The primary science goal for EROSITA, and one of the targets of ART-XC, is to better characterize dark energy, the unknown force that’s determining the universe’s expansion rate and ultimate fate. EROSITA’s survey is expected to pick up 100,000 galaxy clusters, with which astronomers will study the nature of this mysterious force.
Clusters of galaxies represent the largest gravitationally bound structures in the universe. Stars make up only 1% or so of the cluster’s matter, and EROSITA won’t see the stars anyway. Instead, the telescope will detect clusters by the X-rays coming from the tenuous but abundant gas swirling between galaxies. Where a visible-light telescope sees a galaxy cluster as a collection of points of light, EROSITA will see an X-ray blob. But, importantly, EROSITA will see these blobs out to incredible distances.
In the 1990s, ROSAT measured X-rays from nearby galaxy clusters, determining that “normal” matter (that is, the baryonic matter that makes up stars, planets, and you and me) makes up about 30% of the universe’s total matter. Beginning in mid-October, EROSITA will start making the observations to extend that measurement to when the universe was half its current age. By cataloging galaxy clusters that far back, astronomers can measure changes in large-scale structure over cosmic time.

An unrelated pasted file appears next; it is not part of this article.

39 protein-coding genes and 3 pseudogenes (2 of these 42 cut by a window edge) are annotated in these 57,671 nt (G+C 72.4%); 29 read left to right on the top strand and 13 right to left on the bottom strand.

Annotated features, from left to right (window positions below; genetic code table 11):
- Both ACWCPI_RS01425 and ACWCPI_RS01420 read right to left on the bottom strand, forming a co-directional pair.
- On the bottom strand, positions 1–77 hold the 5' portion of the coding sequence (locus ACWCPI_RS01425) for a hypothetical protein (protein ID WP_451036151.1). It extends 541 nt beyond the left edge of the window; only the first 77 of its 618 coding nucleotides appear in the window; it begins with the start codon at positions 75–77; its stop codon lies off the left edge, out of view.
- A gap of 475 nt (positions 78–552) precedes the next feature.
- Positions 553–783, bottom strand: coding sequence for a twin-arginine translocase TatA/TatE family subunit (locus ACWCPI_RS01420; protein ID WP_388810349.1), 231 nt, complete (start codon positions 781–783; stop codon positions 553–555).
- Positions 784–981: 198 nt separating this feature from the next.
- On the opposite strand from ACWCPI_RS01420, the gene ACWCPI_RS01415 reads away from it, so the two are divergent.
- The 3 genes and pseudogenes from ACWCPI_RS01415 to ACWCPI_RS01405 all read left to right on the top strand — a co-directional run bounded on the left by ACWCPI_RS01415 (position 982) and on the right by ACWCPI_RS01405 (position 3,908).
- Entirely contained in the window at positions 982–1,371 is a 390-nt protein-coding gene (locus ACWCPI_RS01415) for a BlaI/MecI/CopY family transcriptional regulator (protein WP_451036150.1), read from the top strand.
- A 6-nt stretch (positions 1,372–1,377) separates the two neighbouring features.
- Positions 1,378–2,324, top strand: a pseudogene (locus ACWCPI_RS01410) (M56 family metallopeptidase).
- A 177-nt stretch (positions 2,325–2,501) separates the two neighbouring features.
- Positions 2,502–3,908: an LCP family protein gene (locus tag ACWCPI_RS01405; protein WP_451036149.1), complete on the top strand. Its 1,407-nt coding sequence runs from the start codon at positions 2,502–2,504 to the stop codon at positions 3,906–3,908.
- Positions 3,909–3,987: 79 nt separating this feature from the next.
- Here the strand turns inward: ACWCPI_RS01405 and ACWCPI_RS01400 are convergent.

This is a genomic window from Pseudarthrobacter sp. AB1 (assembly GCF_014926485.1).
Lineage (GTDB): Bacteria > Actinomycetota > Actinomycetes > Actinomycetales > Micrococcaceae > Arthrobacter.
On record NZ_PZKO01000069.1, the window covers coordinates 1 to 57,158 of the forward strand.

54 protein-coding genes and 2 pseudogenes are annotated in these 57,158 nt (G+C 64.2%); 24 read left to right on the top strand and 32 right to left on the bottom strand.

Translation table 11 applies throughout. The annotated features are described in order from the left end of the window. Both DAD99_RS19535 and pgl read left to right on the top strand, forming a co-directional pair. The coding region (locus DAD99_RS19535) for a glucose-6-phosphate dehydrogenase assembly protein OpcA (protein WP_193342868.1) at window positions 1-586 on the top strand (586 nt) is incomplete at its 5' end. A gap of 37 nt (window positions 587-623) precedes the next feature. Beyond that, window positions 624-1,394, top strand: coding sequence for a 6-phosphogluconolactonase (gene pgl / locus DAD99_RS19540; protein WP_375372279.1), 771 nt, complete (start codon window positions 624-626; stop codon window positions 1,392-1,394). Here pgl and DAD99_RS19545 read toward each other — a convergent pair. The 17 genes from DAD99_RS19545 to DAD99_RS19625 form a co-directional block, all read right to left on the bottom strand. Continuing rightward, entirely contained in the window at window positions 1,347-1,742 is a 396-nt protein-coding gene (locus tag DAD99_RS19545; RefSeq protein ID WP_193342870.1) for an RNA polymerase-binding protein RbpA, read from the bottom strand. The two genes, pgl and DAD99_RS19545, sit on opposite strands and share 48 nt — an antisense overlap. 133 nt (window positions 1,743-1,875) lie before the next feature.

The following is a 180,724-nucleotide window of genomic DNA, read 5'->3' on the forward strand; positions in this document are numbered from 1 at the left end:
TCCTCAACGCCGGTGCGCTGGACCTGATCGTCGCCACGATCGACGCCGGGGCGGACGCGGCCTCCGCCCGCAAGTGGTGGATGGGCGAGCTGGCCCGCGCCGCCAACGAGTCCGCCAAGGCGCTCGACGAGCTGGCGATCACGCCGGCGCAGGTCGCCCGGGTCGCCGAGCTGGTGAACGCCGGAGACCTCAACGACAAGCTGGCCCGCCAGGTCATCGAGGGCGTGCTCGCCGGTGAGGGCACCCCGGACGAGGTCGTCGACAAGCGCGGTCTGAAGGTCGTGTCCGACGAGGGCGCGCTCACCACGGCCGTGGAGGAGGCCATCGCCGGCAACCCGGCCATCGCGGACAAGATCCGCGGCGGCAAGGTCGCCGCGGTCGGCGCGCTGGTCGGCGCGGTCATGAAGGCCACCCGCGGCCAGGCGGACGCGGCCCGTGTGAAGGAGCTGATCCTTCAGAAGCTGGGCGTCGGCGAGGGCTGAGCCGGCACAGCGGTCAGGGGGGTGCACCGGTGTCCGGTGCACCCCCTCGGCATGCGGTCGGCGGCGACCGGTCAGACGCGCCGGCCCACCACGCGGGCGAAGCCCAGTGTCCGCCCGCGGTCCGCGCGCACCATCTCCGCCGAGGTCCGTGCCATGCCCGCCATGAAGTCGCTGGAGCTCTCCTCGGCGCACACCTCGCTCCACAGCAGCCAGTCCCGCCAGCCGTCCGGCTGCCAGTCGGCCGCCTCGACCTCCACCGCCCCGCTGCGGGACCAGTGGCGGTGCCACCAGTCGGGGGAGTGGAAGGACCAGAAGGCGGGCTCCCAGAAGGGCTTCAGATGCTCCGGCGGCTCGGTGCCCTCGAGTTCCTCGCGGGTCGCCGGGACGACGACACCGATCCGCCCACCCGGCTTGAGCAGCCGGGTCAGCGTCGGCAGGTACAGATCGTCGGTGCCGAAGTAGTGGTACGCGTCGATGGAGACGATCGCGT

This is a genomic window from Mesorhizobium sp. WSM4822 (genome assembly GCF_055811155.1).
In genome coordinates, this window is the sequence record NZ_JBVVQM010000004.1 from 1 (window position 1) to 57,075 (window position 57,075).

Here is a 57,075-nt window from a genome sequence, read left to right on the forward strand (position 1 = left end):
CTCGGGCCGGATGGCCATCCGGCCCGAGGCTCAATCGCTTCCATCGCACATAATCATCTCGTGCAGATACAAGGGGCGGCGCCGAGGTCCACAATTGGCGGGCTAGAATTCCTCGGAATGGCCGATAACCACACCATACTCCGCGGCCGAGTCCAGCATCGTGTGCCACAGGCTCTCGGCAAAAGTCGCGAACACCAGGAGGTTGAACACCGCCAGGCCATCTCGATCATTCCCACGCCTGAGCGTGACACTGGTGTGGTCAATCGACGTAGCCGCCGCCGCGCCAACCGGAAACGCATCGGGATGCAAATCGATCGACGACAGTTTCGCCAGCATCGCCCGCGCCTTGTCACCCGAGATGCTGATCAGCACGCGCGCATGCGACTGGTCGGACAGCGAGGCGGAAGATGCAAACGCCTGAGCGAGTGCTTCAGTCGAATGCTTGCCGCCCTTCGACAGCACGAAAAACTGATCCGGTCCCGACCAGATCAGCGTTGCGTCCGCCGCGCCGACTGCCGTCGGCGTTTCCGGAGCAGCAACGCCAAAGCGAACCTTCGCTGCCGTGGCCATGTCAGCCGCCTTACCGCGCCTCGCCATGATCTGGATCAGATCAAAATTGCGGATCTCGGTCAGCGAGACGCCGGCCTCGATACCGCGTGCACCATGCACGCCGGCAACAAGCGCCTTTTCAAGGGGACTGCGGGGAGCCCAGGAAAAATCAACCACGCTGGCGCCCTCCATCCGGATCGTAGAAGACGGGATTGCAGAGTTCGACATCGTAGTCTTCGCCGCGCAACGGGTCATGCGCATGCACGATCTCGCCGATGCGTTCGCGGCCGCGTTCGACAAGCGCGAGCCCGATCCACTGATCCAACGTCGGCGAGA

The Mission That Could
Today marks the triumphant conclusion of Spektr-RG’s long journey to the launchpad. Born in the 1990s, the mission was set aside during a Russian economic downturn before being resuscitated in 2005. The revived mission was smaller and incorporated more international cooperation, but still suffered a series of delays from an original launch date of 2011.
On its decade-long journey to the launchpad, EROSITA had its share of speedbumps, too. “I haven’t counted the sleepless nights over the last 10 to 12 years,” says Principal Investigator Peter Predehl (Max Planck Institute for Extraterrestrial Physics, Germany). “Whenever I thought I was out of the woods, the next one would come.”
EROSITA’s mirrors, which are scaled-down versions of those flown aboard the XMM-Newton satellite, turned out to be more difficult to scale than originally thought. Then the satellite electronics quickly turned complicated. “Electrical engineers are a nightmare for any who has to manage such a project,” Predehl says, tongue firmly in cheek. “They can’t be controlled, they do not follow any order, and they do what the want — but what they do is excellent.”
Now that the mission is finally launched, anticipation is high. “After the commissioning and calibration, we will have the first light — this always a special and holy moment for the principal investigator,” Predehl says.
But first light only marks the beginning: “We cannot expect to get breaking science news very soon,” Predehl notes. “But it will be exciting to see the sky being slowly covered.” All of its observations, he adds, will be made available in real-time. After four years of sweeping the X-ray sky, EROSITA will dedicate another three years to targeted observations. Watch the video below to learn more about EROSITA and its mission: